You must call the police after an accident if:

  • ​​​​​one or more of the drivers was drunk or under the influence of drugs
  • someone was injured
  • one or more of the cars had to be towed away
  • the other driver didn't stop and exchange details with you.

AlertIf someone is killed or injured ​as a result of the accident, or you were driving under the influence of alcohol or other drugs, you should get legal advice before making a statement to the police. 

For more information, see Reporting the accident to the Police.​

​​​3. I had an accident and both my passenger and I were hurt. How can I make a claim? 

To make a claim for personal injury suffered in a car accident you can contact the State Insurance Regulatory Authority​ for more information. You may also want to get legal advice

AlertThere are time limits for making a claim​, which can be as short as 28 days after the date of the accident. For more information about the kinds of claims you could make and the time limits, see the State Insurance Regulatory Authority ​External icon website for more information.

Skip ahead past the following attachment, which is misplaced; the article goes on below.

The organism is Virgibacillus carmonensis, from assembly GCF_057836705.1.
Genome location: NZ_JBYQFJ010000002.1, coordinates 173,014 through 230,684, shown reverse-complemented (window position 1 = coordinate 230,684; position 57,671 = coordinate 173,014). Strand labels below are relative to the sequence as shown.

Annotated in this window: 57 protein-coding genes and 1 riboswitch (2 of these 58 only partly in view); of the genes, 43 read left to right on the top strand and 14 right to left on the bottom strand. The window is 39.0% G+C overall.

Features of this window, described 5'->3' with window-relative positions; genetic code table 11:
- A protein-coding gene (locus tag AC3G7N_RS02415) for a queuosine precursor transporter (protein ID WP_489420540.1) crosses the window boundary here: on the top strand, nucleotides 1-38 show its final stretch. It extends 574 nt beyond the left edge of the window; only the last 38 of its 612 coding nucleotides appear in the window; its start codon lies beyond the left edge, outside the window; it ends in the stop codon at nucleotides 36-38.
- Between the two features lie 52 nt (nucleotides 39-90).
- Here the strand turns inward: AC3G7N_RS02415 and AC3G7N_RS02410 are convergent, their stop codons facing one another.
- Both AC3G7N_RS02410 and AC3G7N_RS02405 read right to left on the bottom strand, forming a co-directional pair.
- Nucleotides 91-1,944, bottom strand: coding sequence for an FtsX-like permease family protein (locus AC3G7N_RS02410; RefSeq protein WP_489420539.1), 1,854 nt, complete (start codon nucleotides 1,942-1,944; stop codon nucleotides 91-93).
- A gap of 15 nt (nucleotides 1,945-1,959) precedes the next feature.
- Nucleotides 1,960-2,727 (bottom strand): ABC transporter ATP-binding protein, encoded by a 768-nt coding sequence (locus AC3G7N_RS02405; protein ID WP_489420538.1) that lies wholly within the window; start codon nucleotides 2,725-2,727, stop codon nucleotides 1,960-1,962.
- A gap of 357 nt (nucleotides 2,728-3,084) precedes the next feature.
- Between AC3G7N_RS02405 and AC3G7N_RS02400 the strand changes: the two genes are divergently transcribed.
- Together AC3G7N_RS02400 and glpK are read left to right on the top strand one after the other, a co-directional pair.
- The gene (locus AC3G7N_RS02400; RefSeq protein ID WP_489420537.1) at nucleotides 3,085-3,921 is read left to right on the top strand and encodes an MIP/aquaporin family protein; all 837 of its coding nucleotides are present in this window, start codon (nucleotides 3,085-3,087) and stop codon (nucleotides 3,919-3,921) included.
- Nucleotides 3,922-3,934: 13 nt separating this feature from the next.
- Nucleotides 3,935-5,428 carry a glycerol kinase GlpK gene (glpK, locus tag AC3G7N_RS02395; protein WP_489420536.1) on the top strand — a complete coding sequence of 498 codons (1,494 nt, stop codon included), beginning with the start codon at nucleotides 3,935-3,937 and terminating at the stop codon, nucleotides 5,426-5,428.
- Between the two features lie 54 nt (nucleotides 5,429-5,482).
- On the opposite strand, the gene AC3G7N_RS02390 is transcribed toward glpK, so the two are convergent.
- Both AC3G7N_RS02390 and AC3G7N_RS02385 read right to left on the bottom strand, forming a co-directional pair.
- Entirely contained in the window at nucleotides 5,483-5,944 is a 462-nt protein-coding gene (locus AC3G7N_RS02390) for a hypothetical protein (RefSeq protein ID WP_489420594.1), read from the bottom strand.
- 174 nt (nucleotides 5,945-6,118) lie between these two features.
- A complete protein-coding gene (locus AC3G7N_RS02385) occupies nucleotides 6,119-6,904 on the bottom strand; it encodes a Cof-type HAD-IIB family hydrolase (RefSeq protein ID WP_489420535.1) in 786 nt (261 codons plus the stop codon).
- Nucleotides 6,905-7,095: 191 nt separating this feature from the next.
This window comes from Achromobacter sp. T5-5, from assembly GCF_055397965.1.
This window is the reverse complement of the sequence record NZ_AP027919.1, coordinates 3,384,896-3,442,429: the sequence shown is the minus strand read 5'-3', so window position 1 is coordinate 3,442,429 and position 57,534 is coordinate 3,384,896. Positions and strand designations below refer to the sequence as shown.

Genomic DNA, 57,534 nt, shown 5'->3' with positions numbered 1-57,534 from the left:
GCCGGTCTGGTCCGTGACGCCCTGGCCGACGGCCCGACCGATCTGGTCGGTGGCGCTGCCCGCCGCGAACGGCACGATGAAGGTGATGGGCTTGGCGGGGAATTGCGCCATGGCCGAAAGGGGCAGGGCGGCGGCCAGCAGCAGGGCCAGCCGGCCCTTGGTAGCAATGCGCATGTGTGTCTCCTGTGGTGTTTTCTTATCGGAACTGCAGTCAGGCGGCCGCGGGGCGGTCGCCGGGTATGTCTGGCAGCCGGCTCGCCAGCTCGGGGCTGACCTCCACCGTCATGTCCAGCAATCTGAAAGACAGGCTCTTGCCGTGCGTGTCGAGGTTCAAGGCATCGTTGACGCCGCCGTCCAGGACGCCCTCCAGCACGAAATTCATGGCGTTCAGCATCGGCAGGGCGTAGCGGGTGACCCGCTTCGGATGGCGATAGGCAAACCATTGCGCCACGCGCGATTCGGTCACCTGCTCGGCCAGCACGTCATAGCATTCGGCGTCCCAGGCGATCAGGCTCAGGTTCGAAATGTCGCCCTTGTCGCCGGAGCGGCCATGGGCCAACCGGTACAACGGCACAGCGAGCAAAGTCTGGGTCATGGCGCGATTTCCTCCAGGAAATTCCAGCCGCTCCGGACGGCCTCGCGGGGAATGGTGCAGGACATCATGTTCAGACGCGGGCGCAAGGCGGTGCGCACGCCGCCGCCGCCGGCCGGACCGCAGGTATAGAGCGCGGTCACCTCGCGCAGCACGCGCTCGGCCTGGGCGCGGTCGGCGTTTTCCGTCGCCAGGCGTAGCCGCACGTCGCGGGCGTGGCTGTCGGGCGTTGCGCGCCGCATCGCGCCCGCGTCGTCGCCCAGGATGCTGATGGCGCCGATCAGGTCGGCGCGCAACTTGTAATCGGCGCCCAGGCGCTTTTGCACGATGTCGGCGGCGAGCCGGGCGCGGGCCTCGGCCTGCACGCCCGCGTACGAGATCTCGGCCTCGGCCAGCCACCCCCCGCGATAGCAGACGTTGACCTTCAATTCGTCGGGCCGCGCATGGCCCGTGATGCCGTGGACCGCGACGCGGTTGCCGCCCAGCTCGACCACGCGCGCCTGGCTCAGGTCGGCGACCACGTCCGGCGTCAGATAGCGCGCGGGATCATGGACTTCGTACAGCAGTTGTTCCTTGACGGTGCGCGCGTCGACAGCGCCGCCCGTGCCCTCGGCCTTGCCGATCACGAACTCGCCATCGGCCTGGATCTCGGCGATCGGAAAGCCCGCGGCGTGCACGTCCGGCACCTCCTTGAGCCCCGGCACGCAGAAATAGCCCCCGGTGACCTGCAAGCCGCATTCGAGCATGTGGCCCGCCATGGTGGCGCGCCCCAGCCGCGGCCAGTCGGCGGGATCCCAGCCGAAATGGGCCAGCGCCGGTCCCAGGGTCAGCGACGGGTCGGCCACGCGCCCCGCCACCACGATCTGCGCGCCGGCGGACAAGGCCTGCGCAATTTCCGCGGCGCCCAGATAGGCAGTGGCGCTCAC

For more information, see Injuries.

4. The police came to the scene of the accident and talked to some witnesses. Can I get a report from the police? 

Yes, you can make an application to the Police for an Incident Report. This report will include:

  • ​​​​the name of the police officer in charge at the time of the accident
  • the place where the accident happened
  • the names and contact details of the drivers involved in the accident
  • registration numbers of the cars or motor vehicles in the accident
  • a summary of the accident. 

For more information, see Identify the other party​. 

5. Do I have to tell my insurer about an accident if I don't want to claim for it?

You have a responsibility to tell the insurance company if something happens that may change the insurer's mind about insuring you. If you call your insurer to tell them about the accident, you should make it clear that you are not making a claim.

Handy HintYou should check your insurance policy before you decide whether you will make a claim. Repairs can sometimes cost more than expected to fix.

For more information, see Insurance​.

6. Can I find out the other party's insurance details?